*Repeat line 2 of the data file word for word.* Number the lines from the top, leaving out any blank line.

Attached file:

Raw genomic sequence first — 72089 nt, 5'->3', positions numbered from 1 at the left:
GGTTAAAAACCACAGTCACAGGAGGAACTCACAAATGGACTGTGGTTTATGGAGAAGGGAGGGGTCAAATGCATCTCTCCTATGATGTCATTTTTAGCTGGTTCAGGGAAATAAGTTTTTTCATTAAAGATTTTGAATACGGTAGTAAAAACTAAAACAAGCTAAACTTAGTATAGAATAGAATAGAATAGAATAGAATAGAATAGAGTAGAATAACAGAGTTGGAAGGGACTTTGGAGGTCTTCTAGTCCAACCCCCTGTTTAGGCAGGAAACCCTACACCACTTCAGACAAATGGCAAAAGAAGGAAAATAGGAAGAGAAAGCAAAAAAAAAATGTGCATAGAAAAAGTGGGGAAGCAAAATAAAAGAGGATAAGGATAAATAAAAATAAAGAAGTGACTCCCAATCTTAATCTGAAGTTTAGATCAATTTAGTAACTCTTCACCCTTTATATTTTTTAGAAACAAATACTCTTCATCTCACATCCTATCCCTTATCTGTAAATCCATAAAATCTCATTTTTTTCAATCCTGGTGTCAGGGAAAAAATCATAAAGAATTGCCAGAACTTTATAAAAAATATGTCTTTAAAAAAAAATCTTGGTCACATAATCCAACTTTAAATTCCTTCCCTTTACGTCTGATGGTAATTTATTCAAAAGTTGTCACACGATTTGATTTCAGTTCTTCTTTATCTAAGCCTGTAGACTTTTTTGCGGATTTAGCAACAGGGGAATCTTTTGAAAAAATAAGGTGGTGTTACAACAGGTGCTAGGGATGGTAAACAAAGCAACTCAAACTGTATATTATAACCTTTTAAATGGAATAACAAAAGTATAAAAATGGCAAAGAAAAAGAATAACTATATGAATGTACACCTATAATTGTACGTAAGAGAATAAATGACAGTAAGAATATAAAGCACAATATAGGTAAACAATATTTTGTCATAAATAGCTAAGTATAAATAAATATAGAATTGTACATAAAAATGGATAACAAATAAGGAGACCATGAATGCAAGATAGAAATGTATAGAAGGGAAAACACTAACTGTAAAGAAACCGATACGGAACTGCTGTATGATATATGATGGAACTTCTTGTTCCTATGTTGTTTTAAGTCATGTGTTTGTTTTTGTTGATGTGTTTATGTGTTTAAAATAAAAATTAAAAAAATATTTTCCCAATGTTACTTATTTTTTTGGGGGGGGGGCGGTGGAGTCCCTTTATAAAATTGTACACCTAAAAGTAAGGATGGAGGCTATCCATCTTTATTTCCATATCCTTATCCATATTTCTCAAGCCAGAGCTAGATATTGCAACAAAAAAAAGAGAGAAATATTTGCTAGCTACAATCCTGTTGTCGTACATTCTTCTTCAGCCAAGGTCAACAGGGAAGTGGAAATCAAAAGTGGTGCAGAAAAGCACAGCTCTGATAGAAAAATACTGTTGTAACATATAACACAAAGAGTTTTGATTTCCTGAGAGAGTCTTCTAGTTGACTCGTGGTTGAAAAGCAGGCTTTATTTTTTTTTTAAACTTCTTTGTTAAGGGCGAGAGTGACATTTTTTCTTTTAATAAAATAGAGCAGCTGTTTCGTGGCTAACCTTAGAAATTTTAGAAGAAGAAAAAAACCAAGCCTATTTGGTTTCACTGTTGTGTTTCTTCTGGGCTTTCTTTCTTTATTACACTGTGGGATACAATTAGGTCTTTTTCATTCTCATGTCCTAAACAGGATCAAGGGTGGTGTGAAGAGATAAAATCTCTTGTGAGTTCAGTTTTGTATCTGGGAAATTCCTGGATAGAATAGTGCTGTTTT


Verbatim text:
GGTTAAAAACCACAGTCACAGGAGGAACTCACAAATGGACTGTGGTTTATGGAGAAGGGAGGGGTCAAATGCATCTCTCCTATGATGTCATTTTTAGCTGGTTCAGGGAAATAAGTTTTTTCATTAAAGATTTTGAATACGGTAGTAAAAACTAAAACAAGCTAAACTTAGTATAGAATAGAATAGAATAGAATAGAATAGAATAGAGTAGAATAACAGAGTTGGAAGGGACTTTGGAGGTCTTCTAGTCCAACCCCCTGTTTAGGCAGGAAACCCTACACCACTTCAGACAAATGGCAAAAGAAGGAAAATAGGAAGAGAAAGCAAAAAAAAAATGTGCATAGAAAAAGTGGGGAAGCAAAATAAAAGAGGATAAGGATAAATAAAAATAAAGAAGTGACTCCCAATCTTAATCTGAAGTTTAGATCAATTTAGTAACTCTTCACCCTTTATATTTTTTAGAAACAAATACTCTTCATCTCACATCCTATCCCTTATCTGTAAATCCATAAAATCTCATTTTTTTCAATCCTGGTGTCAGGGAAAAAATCATAAAGAATTGCCAGAACTTTATAAAAAATATGTCTTTAAAAAAAAATCTTGGTCACATAATCCAACTTTAAATTCCTTCCCTTTACGTCTGATGGTAATTTATTCAAAAGTTGTCACACGATTTGATTTCAGTTCTTCTTTATCTAAGCCTGTAGACTTTTTTGCGGATTTAGCAACAGGGGAATCTTTTGAAAAAATAAGGTGGTGTTACAACAGGTGCTAGGGATGGTAAACAAAGCAACTCAAACTGTATATTATAACCTTTTAAATGGAATAACAAAAGTATAAAAATGGCAAAGAAAAAGAATAACTATATGAATGTACACCTATAATTGTACGTAAGAGAATAAATGACAGTAAGAATATAAAGCACAATATAGGTAAACAATATTTTGTCATAAATAGCTAAGTATAAATAAATATAGAATTGTACATAAAAATGGATAACAAATAAGGAGACCATGAATGCAAGATAGAAATGTATAGAAGGGAAAACACTAACTGTAAAGAAACCGATACGGAACTGCTGTATGATATATGATGGAACTTCTTGTTCCTATGTTGTTTTAAGTCATGTGTTTGTTTTTGTTGATGTGTTTATGTGTTTAAAATAAAAATTAAAAAAATATTTTCCCAATGTTACTTATTTTTTTGGGGGGGGGGCGGTGGAGTCCCTTTATAAAATTGTACACCTAAAAGTAAGGATGGAGGCTATCCATCTTTATTTCCATATCCTTATCCATATTTCTCAAGCCAGAGCTAGATATTGCAACAAAAAAAAGAGAGAAATATTTGCTAGCTACAATCCTGTTGTCGTACATTCTTCTTCAGCCAAGGTCAACAGGGAAGTGGAAATCAAAAGTGGTGCAGAAAAGCACAGCTCTGATAGAAAAATACTGTTGTAACATATAACACAAAGAGTTTTGATTTCCTGAGAGAGTCTTCTAGTTGACTCGTGGTTGAAAAGCAGGCTTTATTTTTTTTTTAAACTTCTTTGTTAAGGGCGAGAGTGACATTTTTTCTTTTAATAAAATAGAGCAGCTGTTTCGTGGCTAACCTTAGAAATTTTAGAAGAAGAAAAAAACCAAGCCTATTTGGTTTCACTGTTGTGTTTCTTCTGGGCTTTCTTTCTTTATTACACTGTGGGATACAATTAGGTCTTTTTCATTCTCATGTCCTAAACAGGATCAAGGGTGGTGTGAAGAGATAAAATCTCTTGTGAGTTCAGTTTTGTATCTGGGAAATTCCTGGATAGAATAGTGCTGTTTT